SCGP & Go-Pak: A Multinational Match Made in Modernity
Promising that it’s very much ‘business as usual’, has been acquired by (SCGP), the Thailand-based total packaging solution provider, and have maintained that their current management, operations, customers and identity will not change, s relief no doubt for the turbulent world of 2020.
SCGP, established in 1975, has been somewhat of a rising star across South East Asia, offering integrated packaging solutions with a variety of innovative products and services, ranging from smart packaging to waste paper purchase services.
Go-Pak, founded in 2009, is the UK’s fastest-growing privately-owned supplier of food and service packaging, offering an entirely compostable and biodegradable product range, as well as supporting big brands like Greggs, Starbucks and Pret A Manger, to name a few.
The acquisition comes as no surprise when you view the company’s capabilities alone, and the support they can provide each other, coupled with an expanded global reach and the shared vision of sustainability being the focus of future endeavours,
Simon Lawley, the founder of Go-Pak, noted on such a powerful union: “Go-Pak has found the perfect home in joining together with SCG Packaging. Go-Pak has achieved so much as an independently-owned business over the past 11 years. It has been a great journey so far, and our growth strategy and potential will continue to flourish as part of the SCG family. Not only does this make Go-Pak stronger, but it will also allow the business to maximise its full potential as part of SCG Packaging.”
Wichan Jiptukdee, CEO of SCGP, shared Lawley’s optimism: “We are extremely pleased to collaborate with Go-Pak, our new partner with whom we look forward to working together to grow in the European market as well as expand the business in the United States, as we plan to build upon this impressive platform and strong B2B2C focus. We welcome their knowledge, flexibility and creativity to our business.”
Google and NIST Address Supply Chain Cybersecurity
As high-level supply chain attacks hit the news, Google and the U.S. National Institute of Standards and Technology (NIST) have both developed proposals for how to address software supply chain security. This isn’t a new field, unfortunately. Since supply chains are a critical part of business resilience, criminals have no qualms about targeting its software. That’s why identifying, assessing, and mitigating cyber supply chain risks (C-SCRM) is at the top of Google and NIST’s respective agendas.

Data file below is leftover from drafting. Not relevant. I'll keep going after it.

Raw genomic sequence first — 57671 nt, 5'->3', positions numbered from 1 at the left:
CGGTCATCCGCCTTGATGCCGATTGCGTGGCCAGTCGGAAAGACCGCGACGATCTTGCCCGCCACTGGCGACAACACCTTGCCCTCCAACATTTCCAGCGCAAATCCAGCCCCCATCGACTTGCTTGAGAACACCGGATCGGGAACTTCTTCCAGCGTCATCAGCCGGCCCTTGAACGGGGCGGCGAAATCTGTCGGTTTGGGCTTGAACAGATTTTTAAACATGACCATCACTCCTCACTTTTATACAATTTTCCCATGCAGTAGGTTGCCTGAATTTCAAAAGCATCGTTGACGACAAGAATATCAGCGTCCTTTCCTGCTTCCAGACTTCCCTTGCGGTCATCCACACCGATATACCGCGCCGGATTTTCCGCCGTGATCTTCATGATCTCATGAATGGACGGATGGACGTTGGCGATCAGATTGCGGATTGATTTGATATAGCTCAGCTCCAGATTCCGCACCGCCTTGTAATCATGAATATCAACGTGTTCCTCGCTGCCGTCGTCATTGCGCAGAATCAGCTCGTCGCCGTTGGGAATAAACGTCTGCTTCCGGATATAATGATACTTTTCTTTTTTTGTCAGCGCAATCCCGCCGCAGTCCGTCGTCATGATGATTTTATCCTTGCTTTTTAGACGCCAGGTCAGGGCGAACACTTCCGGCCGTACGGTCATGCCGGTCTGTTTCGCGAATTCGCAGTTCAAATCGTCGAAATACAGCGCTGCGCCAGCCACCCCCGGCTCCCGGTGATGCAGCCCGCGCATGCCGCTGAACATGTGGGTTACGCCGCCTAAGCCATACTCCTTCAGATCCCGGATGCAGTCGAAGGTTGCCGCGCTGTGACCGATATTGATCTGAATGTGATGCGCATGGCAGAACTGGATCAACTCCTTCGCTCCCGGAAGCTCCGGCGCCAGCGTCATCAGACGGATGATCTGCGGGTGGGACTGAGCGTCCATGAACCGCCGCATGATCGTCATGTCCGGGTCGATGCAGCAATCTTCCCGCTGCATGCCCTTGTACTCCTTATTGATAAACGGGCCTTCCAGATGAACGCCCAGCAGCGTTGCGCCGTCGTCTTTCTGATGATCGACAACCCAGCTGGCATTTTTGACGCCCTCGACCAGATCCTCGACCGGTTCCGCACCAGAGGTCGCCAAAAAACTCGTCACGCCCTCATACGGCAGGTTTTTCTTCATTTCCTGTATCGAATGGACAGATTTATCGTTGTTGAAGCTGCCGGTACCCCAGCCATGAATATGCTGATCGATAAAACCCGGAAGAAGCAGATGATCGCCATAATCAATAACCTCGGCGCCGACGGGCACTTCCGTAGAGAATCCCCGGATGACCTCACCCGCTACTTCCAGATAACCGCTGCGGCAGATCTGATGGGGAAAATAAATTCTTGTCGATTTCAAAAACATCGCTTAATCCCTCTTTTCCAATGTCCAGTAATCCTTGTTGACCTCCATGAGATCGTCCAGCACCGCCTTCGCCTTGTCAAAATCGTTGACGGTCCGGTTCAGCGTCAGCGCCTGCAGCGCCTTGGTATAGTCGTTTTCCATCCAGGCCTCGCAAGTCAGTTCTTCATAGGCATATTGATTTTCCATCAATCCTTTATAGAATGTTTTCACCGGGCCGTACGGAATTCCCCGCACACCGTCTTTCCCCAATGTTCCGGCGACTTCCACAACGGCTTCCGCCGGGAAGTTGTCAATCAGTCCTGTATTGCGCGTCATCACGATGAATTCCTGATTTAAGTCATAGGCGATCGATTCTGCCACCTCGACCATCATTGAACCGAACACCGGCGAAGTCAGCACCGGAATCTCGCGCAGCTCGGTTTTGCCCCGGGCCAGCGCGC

High-Profile Supply Chain Attacks
According to Google, no comprehensive end-to-end framework exists to mitigate threats across the software supply chain. [Yet] ‘there is an urgent need for a solution in the face of the eye-opening, multi-billion-dollar attacks in recent months...some of which could have been prevented or made more difficult’.
Here are several of the largest cybersecurity failures in recent months:
- SolarWinds. Alleged Russian hackers slipped malicious code into a routine software update, which they then used as a Trojan horse for a massive cyberattack.
- Codecov. Attackers used automation to collect credentials and raid ‘additional resources’, such as data from other software development vendors.
- Malicious attacks on open-source repositories. Out of 1,000 GitHub accounts, more than one in five contained at least one dependency confusion-related misconfiguration.
As a result of these attacks and Biden’s recent cybersecurity mandate, NIST and Google took action. NIST held a 1,400-person workshop and published 150 papers worth of recommendations from Microsoft, Synopsys, The Linux Foundation, and other software experts; Google will work with popular source, build, and packaging platforms to help companies implement and excel at their SLSA framework.
What Are Their Recommendations?
Here’s a quick recap: NIST has grouped together recommendations to create federal standards; Google has developed an end-to-end framework called Supply Chain Levels for Software Artifacts (SLSA)—pronounced “Salsa”. Both address software procurement and security.
Now, here’s the slightly more in-depth version:
- NIST. The organisation wants more ‘rigorous and predictable’ ways to secure critical software. They suggest that firms use vulnerability disclosure programmes (VDP) and software bills of materials (SBOM), consider simplifying their software and give at least one developer per project security training.
- Google. The company thinks that SLSA will encompass the source-build-publish software workflow. Essentially, the four-level framework helps businesses make informed choices about the security of the software they use, with SLSA 4 representing an ideal end state.
If this all sounds very abstract, consider the recent SolarWinds attack. The attacker compromised the build platform, installed an implant, and injected malicious behaviour during each build. According to Google, higher SLSA levels would have required stronger security controls for the build platform, making it more difficult for the attacker to succeed.
How Do The Proposals Differ?
As Brian Fox, the co-founder and CTO at Sonatype, sees it, NIST and Google have created proposals that complement each other. ‘The NIST [version] is focused on defining minimum requirements for software sold to the government’, he explained, while Google ‘goes [further] and proposes a specific model for scoring the supply chain. NIST is currently focused on the “what”. Google, along with other industry leaders, is grappling with the “how”’.